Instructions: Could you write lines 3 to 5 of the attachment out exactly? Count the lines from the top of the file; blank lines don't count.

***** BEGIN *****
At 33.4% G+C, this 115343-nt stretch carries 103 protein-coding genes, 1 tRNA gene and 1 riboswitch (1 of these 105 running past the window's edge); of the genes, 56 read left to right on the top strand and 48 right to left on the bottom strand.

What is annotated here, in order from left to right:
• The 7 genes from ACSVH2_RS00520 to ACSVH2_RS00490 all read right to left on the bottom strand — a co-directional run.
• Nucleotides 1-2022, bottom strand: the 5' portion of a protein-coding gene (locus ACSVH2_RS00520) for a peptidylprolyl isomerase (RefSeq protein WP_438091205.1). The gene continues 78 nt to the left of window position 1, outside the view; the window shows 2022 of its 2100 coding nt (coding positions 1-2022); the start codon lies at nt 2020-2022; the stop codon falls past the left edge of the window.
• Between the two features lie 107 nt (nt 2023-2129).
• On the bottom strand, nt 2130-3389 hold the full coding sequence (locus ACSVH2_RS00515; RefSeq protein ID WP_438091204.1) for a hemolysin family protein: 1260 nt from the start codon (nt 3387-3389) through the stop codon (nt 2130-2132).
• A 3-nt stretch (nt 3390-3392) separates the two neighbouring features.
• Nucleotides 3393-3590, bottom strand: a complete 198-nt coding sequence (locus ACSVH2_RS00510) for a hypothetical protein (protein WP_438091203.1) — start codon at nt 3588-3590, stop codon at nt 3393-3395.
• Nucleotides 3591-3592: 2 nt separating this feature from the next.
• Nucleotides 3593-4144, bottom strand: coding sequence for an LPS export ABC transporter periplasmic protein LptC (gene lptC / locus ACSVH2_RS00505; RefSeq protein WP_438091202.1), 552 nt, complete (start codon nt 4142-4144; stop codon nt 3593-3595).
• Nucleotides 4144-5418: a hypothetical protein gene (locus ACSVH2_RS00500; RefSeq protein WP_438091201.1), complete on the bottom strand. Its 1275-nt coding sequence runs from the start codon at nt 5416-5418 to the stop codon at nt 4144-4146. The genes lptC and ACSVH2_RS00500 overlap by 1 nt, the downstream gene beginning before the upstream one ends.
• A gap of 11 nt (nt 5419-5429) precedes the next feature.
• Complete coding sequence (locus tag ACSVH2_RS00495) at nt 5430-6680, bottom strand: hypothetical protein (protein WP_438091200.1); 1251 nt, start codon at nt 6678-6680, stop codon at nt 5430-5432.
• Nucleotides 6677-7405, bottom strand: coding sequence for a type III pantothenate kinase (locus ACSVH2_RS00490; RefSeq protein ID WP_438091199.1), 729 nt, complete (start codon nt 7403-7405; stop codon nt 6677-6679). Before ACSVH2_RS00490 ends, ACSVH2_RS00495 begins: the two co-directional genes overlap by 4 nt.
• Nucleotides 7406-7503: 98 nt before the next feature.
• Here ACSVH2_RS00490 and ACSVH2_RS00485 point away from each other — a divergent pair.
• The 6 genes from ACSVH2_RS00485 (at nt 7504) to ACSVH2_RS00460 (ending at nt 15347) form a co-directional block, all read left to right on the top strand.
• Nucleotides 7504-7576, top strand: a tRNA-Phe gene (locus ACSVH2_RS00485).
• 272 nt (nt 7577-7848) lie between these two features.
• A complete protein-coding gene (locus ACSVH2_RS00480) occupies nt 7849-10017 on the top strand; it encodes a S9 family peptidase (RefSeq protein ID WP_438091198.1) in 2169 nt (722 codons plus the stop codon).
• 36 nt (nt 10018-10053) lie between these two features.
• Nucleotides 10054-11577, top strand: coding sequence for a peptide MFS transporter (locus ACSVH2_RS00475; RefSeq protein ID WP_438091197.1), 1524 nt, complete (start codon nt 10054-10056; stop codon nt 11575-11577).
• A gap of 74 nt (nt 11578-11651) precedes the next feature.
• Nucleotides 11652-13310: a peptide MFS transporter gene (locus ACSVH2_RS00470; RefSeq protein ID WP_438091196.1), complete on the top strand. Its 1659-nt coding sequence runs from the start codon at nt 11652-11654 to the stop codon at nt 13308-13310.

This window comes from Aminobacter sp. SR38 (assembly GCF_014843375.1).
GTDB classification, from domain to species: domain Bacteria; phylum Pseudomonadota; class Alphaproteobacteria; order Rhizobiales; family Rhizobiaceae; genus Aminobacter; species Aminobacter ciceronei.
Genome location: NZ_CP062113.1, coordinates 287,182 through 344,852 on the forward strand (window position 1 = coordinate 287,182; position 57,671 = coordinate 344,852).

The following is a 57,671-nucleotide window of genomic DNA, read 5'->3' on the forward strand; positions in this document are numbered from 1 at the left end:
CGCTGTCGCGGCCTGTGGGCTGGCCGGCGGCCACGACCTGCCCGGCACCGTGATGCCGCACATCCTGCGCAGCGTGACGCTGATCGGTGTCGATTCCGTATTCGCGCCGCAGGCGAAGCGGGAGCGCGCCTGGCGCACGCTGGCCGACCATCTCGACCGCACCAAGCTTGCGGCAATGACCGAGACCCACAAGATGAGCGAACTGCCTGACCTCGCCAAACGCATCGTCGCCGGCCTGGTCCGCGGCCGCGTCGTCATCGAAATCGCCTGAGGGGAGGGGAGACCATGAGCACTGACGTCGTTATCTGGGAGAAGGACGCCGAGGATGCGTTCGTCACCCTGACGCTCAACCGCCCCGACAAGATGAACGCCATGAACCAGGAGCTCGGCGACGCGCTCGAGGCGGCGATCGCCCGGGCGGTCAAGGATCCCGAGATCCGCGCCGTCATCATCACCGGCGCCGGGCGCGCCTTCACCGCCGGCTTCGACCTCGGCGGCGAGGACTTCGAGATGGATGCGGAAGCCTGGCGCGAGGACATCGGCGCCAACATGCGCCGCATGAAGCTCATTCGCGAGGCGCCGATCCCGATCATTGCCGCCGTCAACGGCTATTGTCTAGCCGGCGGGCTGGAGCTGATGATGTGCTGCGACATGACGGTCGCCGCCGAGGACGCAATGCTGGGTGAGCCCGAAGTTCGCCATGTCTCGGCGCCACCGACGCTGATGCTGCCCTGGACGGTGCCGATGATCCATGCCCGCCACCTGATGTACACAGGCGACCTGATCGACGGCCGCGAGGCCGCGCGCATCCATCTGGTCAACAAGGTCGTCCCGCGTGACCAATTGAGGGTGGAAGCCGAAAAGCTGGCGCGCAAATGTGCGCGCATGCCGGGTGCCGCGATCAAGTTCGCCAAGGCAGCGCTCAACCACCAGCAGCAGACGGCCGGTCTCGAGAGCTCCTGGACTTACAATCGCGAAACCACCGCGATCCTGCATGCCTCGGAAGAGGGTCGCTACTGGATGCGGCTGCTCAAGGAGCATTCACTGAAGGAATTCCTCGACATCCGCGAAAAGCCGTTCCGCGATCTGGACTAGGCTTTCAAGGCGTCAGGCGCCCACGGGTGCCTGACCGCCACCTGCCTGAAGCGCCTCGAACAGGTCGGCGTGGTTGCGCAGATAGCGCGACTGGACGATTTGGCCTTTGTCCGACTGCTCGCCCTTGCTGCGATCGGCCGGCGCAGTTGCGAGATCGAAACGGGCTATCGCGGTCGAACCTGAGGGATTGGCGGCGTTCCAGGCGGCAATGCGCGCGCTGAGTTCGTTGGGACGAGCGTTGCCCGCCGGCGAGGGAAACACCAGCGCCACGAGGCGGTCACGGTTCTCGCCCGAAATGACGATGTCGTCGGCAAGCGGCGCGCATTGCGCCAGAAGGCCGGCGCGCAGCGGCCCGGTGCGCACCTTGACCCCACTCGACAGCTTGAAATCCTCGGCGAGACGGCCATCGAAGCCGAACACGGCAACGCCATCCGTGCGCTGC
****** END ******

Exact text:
• The 7 genes from ACSVH2_RS00520 to ACSVH2_RS00490 all read right to left on the bottom strand — a co-directional run.
• Nucleotides 1-2022, bottom strand: the 5' portion of a protein-coding gene (locus ACSVH2_RS00520) for a peptidylprolyl isomerase (RefSeq protein WP_438091205.1). The gene continues 78 nt to the left of window position 1, outside the view; the window shows 2022 of its 2100 coding nt (coding positions 1-2022); the start codon lies at nt 2020-2022; the stop codon falls past the left edge of the window.
• Between the two features lie 107 nt (nt 2023-2129).